The exhibition project Untitled manifests a critical reflection on themes of objectivity, perception and object/subject dialectics within global context of production and exchange.
Among the pieces we see a colorful and exuberant series of texts in neon lights representing titles of famous contemporary artworks. The choices reveal the poetic perspective of the artist towards the literature that coexists with the materiality of an artwork, constituting its very fundamental value as a piece of art at times. A new form of creativity is instigated when words regain their independence from objects and images. Every so often perception of words is influenced by the auras of fame around objects that lead to a constrained mode of appreciation. Pazooki turns this dialectic on its head and depicts the inverted logic in these pieces.
In another series Chinese reproduction painters of the Dafen village have been given an unusual assignment to write about well-known pieces of contemporary art. The artist changes the relationship of these painters with artworks from reproduction of their objectivity to reflection on their meaning and the ensuing literature recurs in a new shape. These printed texts are shown along with empty black surfaces on walls that are reminiscent of original pieces and their physical attributes. A playful relationship with these famous pieces takes place in the gallery where the audience has to re-establish an association between bareness of traces and the presented literature.
This work, L’Origine du monde is by Gustave Courbet, dated 1866. This controversial work today hangs in the Musée d’Orsay in Paris. It is oil on canvas and measures 46 x 55cm.
The first man who bought this painting was the Turkish ambassador in Paris. As the image seemed so provocative to him, he decided to put a small green curtain in front of the picture, which had to be drawn aside in order to view it. The last private owner of the work was the French philosopher Jacques Lacan, before it was donated to the French state.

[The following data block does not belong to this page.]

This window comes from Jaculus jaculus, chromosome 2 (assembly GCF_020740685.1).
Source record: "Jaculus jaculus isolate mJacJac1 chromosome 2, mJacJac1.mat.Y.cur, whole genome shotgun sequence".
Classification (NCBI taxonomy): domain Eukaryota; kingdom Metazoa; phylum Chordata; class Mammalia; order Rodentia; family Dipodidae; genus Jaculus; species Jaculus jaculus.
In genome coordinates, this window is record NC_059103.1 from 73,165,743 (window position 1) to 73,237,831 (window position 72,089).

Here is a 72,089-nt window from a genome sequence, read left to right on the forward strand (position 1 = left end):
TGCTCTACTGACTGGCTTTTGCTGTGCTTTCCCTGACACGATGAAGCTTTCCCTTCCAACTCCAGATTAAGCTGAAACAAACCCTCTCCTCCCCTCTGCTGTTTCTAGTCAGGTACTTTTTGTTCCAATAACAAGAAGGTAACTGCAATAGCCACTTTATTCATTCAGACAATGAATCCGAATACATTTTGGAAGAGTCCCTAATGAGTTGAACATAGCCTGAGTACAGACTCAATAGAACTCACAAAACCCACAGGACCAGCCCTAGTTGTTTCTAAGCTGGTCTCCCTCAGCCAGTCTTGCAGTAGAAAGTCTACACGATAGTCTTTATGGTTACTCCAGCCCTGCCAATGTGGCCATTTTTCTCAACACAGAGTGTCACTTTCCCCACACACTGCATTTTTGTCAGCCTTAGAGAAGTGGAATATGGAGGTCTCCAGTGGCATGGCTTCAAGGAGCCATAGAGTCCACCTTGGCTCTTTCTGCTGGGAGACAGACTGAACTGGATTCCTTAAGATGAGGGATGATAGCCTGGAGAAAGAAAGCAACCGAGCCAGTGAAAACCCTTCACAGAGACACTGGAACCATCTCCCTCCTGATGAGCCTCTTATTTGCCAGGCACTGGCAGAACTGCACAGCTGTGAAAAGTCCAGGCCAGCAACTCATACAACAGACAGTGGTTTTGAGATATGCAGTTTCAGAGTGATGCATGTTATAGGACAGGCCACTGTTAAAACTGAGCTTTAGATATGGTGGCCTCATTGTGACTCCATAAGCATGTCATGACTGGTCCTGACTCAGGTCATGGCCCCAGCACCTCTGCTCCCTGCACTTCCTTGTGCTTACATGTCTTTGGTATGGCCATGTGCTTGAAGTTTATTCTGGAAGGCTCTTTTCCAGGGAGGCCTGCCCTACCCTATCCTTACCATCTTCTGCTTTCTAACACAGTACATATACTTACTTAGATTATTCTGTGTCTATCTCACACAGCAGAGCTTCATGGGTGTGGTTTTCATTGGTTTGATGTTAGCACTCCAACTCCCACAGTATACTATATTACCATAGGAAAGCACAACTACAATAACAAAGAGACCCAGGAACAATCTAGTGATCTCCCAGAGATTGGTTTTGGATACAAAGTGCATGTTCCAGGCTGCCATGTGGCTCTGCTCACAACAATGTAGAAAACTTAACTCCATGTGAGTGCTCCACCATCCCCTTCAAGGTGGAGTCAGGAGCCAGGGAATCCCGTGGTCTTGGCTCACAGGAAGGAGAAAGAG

But he also had the painting covered with a drawing specifically commissioned for that purpose, by his step-brother, the artist Andre Masson. It seemed that this painting by Courbet contained more reality in it than most people were willing to tolerate. In the painting, it is precisely the absence of the head, the legs, the feet and hands of the woman which reinforces the provocative and arousing appeal of the image. The absence of the other body parts draws even more attention to the sexual, and in particular the genitals of the painted woman.
Lacan first mentioned his theory of the objet (petit) a in his 1957 seminar Les formations de l’inconscient, two years after he had acquired L’Origine du monde. To highly simplify Lacan's concept, 'objet petit a' represents an object that triggers the desire of the unknown in the viewer. My theory is that Lacan was clearly inspired by this painting and its composition in his formulation of the 'objet petit a' concept. The black part in the painting functions as an empty space which the viewer fills with their imagined forms of desire. This concept is exhibited through the censored image. Throughout my work I have seen a parallel between the censored image and the concept of 'objet petit a'. The black spot, the act of masking, fills the image with infinite possible fantasy and its origins.
Extracted from MA thesis " of Censorship: Reception the Absent Images ", Leila Pazooki, 2009